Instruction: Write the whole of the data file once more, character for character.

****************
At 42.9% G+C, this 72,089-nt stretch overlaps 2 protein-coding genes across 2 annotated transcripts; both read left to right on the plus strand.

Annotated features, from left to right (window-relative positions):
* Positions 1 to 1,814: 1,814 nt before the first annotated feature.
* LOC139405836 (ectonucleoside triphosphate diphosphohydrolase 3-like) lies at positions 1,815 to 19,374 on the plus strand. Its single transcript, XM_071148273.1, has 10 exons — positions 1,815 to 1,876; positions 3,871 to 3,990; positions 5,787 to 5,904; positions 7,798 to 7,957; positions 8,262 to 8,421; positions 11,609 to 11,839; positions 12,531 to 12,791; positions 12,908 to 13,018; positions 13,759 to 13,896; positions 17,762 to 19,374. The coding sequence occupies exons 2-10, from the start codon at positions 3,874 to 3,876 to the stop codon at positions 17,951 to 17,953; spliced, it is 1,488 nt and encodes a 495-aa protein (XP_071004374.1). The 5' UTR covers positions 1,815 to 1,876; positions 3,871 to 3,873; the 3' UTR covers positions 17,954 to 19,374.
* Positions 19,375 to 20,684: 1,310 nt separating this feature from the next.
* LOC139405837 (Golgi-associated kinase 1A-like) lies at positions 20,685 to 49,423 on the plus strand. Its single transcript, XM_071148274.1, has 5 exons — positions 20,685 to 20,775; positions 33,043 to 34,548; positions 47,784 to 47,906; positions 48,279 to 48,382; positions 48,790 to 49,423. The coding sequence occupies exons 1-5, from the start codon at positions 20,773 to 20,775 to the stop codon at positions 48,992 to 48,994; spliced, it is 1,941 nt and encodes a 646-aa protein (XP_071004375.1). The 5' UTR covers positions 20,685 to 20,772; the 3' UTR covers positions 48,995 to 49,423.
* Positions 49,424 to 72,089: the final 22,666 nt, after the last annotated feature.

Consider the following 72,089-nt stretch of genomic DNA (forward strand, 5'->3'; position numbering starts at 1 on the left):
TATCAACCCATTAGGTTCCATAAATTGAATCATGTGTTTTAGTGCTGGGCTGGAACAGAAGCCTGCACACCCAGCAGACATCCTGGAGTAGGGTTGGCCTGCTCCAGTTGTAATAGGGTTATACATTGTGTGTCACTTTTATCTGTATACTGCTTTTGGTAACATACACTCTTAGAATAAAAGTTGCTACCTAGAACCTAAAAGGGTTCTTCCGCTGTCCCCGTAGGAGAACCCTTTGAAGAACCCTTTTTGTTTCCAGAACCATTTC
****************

At 42.9% G+C, this 72,089-nt stretch overlaps 2 protein-coding genes across 2 annotated transcripts; both read left to right on the plus strand.

Annotated features, from left to right (window-relative positions):
* Positions 1 to 1,814: 1,814 nt before the first annotated feature.
* LOC139405836 (ectonucleoside triphosphate diphosphohydrolase 3-like) lies at positions 1,815 to 19,374 on the plus strand. Its single transcript, XM_071148273.1, has 10 exons — positions 1,815 to 1,876; positions 3,871 to 3,990; positions 5,787 to 5,904; positions 7,798 to 7,957; positions 8,262 to 8,421; positions 11,609 to 11,839; positions 12,531 to 12,791; positions 12,908 to 13,018; positions 13,759 to 13,896; positions 17,762 to 19,374. The coding sequence occupies exons 2-10, from the start codon at positions 3,874 to 3,876 to the stop codon at positions 17,951 to 17,953; spliced, it is 1,488 nt and encodes a 495-aa protein (XP_071004374.1). The 5' UTR covers positions 1,815 to 1,876; positions 3,871 to 3,873; the 3' UTR covers positions 17,954 to 19,374.
* Positions 19,375 to 20,684: 1,310 nt separating this feature from the next.
* LOC139405837 (Golgi-associated kinase 1A-like) lies at positions 20,685 to 49,423 on the plus strand. Its single transcript, XM_071148274.1, has 5 exons — positions 20,685 to 20,775; positions 33,043 to 34,548; positions 47,784 to 47,906; positions 48,279 to 48,382; positions 48,790 to 49,423. The coding sequence occupies exons 1-5, from the start codon at positions 20,773 to 20,775 to the stop codon at positions 48,992 to 48,994; spliced, it is 1,941 nt and encodes a 646-aa protein (XP_071004375.1). The 5' UTR covers positions 20,685 to 20,772; the 3' UTR covers positions 48,995 to 49,423.
* Positions 49,424 to 72,089: the final 22,666 nt, after the last annotated feature.

Consider the following 72,089-nt stretch of genomic DNA (forward strand, 5'->3'; position numbering starts at 1 on the left):
TATCAACCCATTAGGTTCCATAAATTGAATCATGTGTTTTAGTGCTGGGCTGGAACAGAAGCCTGCACACCCAGCAGACATCCTGGAGTAGGGTTGGCCTGCTCCAGTTGTAATAGGGTTATACATTGTGTGTCACTTTTATCTGTATACTGCTTTTGGTAACATACACTCTTAGAATAAAAGTTGCTACCTAGAACCTAAAAGGGTTCTTCCGCTGTCCCCGTAGGAGAACCCTTTGAAGAACCCTTTTTGTTTCCAGAACCATTTC